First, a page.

Around an hour and a half northwest of Yosemite National Park sits the small Gold Rush era town of Sonora, California. This is the heart of the Mother Lode, a literal gold mine that brought thousands of miners to California in the 1850s during the California Gold Rush. Without Sonora, there might not be a California; and without California, where espresso culture first took hold in the United States, there may never have been a Peet's, a Starbucks, and eventually, a Third Wave.
Sounds like a pretty chill place to open a contemporary coffee shop—and that's exactly what's happening right now in Sonora, where Union Coffee soft opened earlier this summer and will celebrate their grand opening this fall.
As told to Sprudge by Troy Carle of Union Hill Coffee.
For those who aren't familiar, will you tell us about your company?
Union Hill Coffee started in 2014 at a small, indoor farmers’ market. We wanted to make sure that our rural community was excited about good coffee before signing a lease on a brick-and-mortar space. We then looked for a commercial space for two years before finding a space that would work well. After nearly a year spent remodeling the space, we opened in Sonora, California earlier this summer, in the center of a town founded during the Gold Rush. Sonora is in a county of 54,000 people, located an hour and a half northwest of Yosemite National Park.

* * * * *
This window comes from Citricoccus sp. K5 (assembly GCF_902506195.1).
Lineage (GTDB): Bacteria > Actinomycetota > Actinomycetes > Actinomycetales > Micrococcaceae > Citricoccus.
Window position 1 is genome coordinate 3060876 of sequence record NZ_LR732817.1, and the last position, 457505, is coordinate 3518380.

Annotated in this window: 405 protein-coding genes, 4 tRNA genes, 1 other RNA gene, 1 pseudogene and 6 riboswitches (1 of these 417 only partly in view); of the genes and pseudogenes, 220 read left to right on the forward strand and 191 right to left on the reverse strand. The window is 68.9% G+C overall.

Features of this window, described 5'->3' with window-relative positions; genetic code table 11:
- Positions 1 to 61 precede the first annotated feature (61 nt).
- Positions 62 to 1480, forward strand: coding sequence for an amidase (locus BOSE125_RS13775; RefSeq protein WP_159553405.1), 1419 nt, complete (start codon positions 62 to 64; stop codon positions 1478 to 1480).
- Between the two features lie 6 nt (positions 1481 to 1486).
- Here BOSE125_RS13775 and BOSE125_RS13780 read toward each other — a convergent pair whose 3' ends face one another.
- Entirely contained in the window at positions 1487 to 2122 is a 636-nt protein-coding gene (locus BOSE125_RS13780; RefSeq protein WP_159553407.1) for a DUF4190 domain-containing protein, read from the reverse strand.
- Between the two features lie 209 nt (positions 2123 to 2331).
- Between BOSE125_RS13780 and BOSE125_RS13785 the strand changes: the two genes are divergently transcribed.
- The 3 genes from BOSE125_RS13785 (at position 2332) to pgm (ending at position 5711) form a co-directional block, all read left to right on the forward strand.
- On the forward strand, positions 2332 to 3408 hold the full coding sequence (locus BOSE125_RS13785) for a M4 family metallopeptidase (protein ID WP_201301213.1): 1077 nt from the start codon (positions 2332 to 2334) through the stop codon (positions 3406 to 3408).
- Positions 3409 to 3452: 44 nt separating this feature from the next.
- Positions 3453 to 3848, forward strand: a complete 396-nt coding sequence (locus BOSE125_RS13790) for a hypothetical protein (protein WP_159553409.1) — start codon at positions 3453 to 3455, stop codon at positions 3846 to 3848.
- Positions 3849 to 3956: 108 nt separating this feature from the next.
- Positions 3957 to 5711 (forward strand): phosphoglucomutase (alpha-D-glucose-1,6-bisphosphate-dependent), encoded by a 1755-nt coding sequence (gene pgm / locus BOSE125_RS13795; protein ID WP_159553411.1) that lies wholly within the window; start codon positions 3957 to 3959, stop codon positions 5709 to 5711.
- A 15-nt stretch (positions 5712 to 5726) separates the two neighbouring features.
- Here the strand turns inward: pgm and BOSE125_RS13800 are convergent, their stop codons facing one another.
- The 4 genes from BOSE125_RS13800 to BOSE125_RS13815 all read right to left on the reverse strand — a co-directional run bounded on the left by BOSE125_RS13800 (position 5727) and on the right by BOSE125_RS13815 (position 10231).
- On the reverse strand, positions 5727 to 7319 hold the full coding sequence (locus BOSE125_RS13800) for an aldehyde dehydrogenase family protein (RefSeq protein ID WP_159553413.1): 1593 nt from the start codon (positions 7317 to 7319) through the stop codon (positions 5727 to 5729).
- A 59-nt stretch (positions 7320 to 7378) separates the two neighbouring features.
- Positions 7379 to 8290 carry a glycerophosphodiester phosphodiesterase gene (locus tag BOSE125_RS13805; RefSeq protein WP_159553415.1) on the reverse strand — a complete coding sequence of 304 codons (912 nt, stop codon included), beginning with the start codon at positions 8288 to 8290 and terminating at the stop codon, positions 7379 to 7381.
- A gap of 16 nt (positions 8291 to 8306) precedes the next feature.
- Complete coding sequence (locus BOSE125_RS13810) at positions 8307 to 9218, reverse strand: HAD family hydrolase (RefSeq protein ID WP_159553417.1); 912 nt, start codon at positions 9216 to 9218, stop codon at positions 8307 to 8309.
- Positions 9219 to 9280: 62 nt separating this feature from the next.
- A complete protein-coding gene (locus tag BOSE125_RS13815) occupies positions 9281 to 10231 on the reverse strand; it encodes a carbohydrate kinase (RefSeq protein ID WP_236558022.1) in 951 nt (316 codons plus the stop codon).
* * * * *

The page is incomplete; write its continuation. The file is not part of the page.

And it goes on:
Can you tell us a bit about the new space?
Our building was built in the mid-to-late 1800s when Sonora was a town devoted to gold mining. It was a photography studio in the early 1900s and was the location of the local newspaper in the 1930s. In turning the space into a cafe, we worked hard to blend modern and historical elements that recognize Sonora’s “rough and tumble” Gold Rush heritage to give our take on the modern cafe aesthetic. All of the lumber used for tables, benches, and the walls was sourced from a local sawmill that cuts logs from the forest nearby. Hand-cut, 16-foot sugar pine slabs were used for the benches. The pine wood on the walls still shows the circular saw blade marks from the mill. The cabinets and bar were built on site and we bent the table frames by hand. Complementing this local lumber are Italian geometric tiles similar to those used in the Parisian subway, and a zinc bar top custom-made for the cafe. On one wall of the cafe is a hanging garden of plants. The response to the minimalist design has been great.
What's your approach to coffee?
We are excited about straightforward, good coffee. Over the last few years, we looked up and down the West Coast for a roaster that would be the best fit for this approach. We went with Olympia Coffee Roasting Co. and we couldn't be happier. Their coffees are excellent and they've been really great to work with.
We offer an espresso drink menu and drip coffee made in small batches.
Any machines, coffees, special equipment lined up?
We opened at the Farmers’ Market with a La Marzocco GS3 AV. It is still working really well at the shop. We have a Mazzer Kony E for espresso and a Mahlkönig EK 43 that we use for espresso, batch, and retail grinding. For drip coffee, we use a Curtis D60GT to make 40-ounce batches throughout the day.
What's your hopeful target opening date/month?
We had a soft opening in June and will have a grand opening this fall.
Are you working with craftspeople, architects, and/or creatives that you'd like to mention?
We would like to thank Mike B, a retired contractor who worked tirelessly for eight months without pay. He enabled us to tackle several projects that would otherwise be outside of our budget.
Photos courtesy of Troy Carle and Robbie King.